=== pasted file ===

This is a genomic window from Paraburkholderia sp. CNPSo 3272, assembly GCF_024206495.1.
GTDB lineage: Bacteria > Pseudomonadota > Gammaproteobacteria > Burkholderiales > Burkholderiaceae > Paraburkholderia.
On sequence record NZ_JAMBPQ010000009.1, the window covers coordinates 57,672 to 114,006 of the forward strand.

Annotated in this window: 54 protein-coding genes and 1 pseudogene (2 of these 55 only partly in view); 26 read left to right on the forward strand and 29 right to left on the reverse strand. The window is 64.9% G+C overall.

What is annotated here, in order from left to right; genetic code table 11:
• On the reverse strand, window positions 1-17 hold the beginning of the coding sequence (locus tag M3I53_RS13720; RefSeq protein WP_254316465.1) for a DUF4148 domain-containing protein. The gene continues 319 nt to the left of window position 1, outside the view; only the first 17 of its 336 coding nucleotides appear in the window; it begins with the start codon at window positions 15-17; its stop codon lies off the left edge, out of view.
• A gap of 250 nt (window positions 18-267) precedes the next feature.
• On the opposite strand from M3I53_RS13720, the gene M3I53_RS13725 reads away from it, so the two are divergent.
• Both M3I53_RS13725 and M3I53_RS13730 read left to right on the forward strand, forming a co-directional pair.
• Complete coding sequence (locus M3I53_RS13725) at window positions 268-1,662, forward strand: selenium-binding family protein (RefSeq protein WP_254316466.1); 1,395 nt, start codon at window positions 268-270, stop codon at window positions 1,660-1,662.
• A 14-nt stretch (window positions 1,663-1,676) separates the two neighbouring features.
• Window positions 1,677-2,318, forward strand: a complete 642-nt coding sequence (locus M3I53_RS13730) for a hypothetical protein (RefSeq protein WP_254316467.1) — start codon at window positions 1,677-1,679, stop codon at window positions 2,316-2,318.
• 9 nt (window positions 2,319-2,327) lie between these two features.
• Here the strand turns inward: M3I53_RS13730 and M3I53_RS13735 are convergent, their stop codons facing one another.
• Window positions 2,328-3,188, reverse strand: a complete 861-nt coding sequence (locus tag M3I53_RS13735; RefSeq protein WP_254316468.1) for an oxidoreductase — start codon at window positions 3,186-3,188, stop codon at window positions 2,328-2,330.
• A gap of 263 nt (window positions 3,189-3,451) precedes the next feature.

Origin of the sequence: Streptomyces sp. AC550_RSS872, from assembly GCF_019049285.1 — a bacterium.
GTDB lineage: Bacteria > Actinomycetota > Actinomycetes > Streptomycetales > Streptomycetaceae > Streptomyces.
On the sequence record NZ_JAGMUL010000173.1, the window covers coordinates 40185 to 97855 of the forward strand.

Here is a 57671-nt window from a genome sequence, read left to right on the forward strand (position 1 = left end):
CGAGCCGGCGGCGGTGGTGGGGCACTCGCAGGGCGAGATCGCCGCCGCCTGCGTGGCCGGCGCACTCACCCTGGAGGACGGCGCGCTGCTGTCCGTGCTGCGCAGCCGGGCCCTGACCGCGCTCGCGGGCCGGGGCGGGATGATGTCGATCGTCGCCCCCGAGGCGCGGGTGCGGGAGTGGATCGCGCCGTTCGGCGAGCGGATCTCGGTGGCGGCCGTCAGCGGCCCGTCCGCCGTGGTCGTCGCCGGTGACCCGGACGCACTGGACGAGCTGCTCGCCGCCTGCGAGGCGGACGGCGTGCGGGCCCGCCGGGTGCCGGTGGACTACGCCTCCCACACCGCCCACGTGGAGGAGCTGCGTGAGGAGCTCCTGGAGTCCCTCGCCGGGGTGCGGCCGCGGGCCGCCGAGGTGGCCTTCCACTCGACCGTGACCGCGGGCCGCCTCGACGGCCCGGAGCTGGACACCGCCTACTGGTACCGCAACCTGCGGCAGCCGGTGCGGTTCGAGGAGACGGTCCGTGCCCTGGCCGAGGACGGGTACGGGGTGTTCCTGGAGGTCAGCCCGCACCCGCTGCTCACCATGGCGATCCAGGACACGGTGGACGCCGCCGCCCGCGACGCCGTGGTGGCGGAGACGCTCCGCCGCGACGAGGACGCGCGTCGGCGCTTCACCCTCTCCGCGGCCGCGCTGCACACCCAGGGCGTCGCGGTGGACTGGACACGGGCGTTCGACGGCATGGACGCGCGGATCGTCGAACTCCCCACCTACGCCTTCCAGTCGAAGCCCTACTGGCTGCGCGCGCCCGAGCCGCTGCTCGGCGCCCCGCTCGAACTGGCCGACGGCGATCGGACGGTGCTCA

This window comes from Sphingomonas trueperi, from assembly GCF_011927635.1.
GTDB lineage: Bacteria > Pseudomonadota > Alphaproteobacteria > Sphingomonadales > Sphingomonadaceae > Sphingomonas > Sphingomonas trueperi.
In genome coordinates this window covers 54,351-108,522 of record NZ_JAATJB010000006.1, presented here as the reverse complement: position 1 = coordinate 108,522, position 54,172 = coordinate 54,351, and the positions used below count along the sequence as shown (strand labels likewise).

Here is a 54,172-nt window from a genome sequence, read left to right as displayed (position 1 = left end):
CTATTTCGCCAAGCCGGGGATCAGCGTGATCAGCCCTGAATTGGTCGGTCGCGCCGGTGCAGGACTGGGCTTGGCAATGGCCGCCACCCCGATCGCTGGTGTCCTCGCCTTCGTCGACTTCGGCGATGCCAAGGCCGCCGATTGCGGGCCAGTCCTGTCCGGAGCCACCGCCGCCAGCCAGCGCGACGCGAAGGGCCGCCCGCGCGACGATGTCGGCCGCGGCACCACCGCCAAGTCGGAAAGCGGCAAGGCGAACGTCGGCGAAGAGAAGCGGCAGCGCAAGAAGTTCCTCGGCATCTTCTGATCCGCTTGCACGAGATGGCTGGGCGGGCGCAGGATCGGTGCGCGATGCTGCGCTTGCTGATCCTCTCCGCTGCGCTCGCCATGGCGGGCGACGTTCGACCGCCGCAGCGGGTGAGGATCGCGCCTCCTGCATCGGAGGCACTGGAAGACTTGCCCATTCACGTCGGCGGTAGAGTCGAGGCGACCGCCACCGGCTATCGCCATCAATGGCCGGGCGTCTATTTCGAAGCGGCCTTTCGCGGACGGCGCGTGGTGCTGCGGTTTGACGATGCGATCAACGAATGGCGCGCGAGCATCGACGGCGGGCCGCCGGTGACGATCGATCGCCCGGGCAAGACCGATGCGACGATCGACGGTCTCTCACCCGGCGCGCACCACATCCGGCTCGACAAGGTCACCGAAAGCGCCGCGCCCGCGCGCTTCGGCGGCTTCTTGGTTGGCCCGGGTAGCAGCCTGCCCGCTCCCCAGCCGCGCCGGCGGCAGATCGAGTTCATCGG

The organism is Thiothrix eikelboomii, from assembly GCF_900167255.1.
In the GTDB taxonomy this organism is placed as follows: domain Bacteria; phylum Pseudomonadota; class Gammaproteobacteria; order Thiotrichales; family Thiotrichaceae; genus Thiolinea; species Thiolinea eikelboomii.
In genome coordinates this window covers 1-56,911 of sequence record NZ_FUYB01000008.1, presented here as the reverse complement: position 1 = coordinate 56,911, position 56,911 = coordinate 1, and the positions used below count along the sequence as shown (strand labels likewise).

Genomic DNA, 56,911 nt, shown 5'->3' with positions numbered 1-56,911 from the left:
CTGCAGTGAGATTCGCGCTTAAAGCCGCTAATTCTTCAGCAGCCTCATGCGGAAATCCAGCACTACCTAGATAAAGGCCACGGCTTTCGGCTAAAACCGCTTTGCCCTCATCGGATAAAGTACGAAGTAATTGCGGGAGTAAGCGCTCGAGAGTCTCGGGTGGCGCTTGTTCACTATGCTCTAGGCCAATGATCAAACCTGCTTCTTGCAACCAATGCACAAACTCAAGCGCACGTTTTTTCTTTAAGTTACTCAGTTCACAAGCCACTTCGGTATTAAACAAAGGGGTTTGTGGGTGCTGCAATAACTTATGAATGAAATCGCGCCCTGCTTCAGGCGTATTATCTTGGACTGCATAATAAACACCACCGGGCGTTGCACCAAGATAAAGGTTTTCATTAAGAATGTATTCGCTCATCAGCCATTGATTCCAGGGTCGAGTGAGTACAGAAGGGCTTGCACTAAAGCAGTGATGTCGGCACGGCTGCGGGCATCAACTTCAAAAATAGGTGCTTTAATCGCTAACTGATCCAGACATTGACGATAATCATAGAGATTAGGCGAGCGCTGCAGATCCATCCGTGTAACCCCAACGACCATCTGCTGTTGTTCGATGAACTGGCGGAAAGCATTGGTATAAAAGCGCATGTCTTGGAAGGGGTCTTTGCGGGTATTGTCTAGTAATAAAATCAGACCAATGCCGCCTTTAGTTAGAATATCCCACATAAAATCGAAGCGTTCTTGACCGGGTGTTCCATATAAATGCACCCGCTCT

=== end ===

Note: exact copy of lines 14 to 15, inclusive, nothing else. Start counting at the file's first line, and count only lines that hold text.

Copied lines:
• Here the strand turns inward: M3I53_RS13730 and M3I53_RS13735 are convergent, their stop codons facing one another.
• Window positions 2,328-3,188, reverse strand: a complete 861-nt coding sequence (locus tag M3I53_RS13735; RefSeq protein WP_254316468.1) for an oxidoreductase — start codon at window positions 3,186-3,188, stop codon at window positions 2,328-2,330.